Stability – Dollar cost averaging into a broad market index fund over many years should provide a solid, continuous cash flow using the 4% withdrawal rate. Rentals provide less downside risk than even this very conservative and widely successful stock investment strategy. Assuming a property is purchased at or below current market value and provides immediate positive cash flow, I don’t care as much about the particular percentage point returns as I do about consistently seeing steady payments deposited into my bank account every month. I will likely never see a decrease in principal. And to protect against loss of principal, home insurance will rebuild my rental better than it was before should it be destroyed by natural disaster, fire, etc. No insurance agent has yet to offer me a policy that would allow me to recoup my stock losses. Of course there are a lot of “what-ifs” but if the numbers support a purchase as a stable rental, then the income should be stable long-term as well.
Better Return – Luck plays a role in the stock market (when selecting individual stocks), but not so much in selecting a rental property. If you have the cash or ability to get quick, reasonably-termed financing, you can take advantage of a good rental property investment opportunity. Unless you have massive cash (Warren Buffett or Carl Icahn), your dollars have no effect on the purchase price of a stock. I currently have a paid-off house that I paid $31,450 for, which brings in $645/month. After taxes, insurance, and repairs, the earned annual return is just over 20%. I’ll take that stable return with the occasional late payment and an imposed $25 late fee over the burden of watching the stock market gyrations any day. I do, however, understand that real estate markets differ and this may not be realistic for many areas but it is (in 2016) common to find these opportunities almost anywhere in the middle Georgia area.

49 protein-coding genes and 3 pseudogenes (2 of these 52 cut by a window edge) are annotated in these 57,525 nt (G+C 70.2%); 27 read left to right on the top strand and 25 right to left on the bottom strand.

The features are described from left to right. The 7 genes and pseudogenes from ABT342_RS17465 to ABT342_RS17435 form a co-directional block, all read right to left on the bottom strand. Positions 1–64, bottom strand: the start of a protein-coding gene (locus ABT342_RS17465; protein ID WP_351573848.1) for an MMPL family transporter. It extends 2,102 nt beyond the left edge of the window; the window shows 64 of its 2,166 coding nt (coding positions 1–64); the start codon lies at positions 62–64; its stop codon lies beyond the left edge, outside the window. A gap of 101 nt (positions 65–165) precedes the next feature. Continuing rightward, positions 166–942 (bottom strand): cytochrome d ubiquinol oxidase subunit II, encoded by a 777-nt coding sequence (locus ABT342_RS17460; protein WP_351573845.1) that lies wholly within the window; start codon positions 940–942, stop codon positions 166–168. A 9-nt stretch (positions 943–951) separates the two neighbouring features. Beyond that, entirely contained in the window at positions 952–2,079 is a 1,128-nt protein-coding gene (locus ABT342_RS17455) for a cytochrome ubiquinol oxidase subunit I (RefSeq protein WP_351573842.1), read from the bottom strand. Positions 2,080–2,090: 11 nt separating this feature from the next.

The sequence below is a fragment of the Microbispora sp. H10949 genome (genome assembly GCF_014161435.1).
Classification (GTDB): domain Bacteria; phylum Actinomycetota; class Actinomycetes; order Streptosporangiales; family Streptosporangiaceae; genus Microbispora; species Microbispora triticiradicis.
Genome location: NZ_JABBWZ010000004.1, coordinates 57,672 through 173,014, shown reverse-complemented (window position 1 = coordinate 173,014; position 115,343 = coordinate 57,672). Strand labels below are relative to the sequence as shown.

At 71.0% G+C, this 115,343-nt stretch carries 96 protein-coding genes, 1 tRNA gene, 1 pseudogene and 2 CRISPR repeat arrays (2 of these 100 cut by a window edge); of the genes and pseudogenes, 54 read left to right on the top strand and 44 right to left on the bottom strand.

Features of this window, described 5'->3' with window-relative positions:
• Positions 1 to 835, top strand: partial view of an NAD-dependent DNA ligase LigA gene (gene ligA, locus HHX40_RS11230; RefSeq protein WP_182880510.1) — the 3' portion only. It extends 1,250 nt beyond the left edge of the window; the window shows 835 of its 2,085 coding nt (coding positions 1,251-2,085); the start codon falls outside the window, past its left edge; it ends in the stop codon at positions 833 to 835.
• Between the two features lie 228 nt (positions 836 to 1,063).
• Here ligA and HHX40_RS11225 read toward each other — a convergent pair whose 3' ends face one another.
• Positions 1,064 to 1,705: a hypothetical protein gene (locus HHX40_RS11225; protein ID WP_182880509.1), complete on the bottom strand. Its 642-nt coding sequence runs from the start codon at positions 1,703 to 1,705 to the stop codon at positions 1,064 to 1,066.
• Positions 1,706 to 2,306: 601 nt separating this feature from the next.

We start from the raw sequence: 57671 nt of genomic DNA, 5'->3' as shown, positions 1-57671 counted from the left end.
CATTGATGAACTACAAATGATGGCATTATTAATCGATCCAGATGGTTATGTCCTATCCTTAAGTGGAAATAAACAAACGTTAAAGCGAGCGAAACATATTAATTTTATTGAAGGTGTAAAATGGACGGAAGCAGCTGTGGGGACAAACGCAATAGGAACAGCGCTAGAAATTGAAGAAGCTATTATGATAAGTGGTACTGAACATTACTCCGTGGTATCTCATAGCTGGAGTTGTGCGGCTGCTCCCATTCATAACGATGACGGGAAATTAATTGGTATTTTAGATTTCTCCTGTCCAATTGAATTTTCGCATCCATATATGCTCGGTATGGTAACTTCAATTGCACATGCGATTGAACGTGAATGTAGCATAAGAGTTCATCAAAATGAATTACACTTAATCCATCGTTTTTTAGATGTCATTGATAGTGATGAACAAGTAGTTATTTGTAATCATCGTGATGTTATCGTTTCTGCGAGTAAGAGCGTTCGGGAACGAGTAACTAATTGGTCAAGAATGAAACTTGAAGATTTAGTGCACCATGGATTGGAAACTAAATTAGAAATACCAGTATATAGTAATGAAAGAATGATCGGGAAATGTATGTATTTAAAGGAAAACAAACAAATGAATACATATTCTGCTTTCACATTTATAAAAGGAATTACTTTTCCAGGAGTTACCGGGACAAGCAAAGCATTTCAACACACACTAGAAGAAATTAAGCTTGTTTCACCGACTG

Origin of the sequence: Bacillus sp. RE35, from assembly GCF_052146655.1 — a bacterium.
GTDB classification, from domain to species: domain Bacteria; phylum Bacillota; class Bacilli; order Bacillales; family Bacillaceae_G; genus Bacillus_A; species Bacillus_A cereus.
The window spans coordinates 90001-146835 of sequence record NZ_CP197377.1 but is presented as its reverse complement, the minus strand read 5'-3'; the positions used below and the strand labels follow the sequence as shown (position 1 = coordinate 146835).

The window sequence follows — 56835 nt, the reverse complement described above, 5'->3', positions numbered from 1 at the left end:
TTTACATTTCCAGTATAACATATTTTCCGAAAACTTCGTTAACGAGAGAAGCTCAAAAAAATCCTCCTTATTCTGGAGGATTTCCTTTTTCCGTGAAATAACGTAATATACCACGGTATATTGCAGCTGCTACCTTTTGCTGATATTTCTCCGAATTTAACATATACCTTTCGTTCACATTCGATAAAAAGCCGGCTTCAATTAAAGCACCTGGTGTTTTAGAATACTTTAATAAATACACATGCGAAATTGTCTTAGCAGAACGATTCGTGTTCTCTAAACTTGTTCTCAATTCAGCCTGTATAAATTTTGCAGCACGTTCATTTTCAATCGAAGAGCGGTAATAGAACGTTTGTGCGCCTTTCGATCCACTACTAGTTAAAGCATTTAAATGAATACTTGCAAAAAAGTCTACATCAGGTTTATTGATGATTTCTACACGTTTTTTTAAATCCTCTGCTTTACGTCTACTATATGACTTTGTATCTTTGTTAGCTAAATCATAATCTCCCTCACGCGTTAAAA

My relationship with stocks include me losing about $40K attempting to take advantage of leveraged funds trading in my Roth account and earning conservative returns (below 3%) in my TSP because I attempt to time the market. Yes, I know that simple dollar cost averaging is a better overall way to invest in stocks, and I knew it at the time, but I just can’t seem to stop tinkering with it so I have committed instead to funneling my money into rental properties.
Less Stress – In reality, when I purchase a single stock or have a large portion of my Thrift Savings Plan invested in index funds, I continuously check my phone and television throughout the day. Logically, this is wasted time. With rental properties, I check my account at the beginning of the month to make sure my tenants paid and then I update a spreadsheet based on my bank statement and expenses. This takes a total of about ten minutes and unless I get a call from my property manager saying there is an issue with a property, I can focus on other productive things in my day. In retirement, I don’t want to feel that I have to be glued to the TV to ensure my livelihood isn’t threatened.
We can explore many other aspects of rental properties including tax advantages, leverage, using OPM (other people’s money), the personal satisfaction of providing decent housing to decent people, etc. But when it comes down to it, I just enjoy real estate more than stocks. Feel free to agree, disagree, and/or contribute your own views and experiences.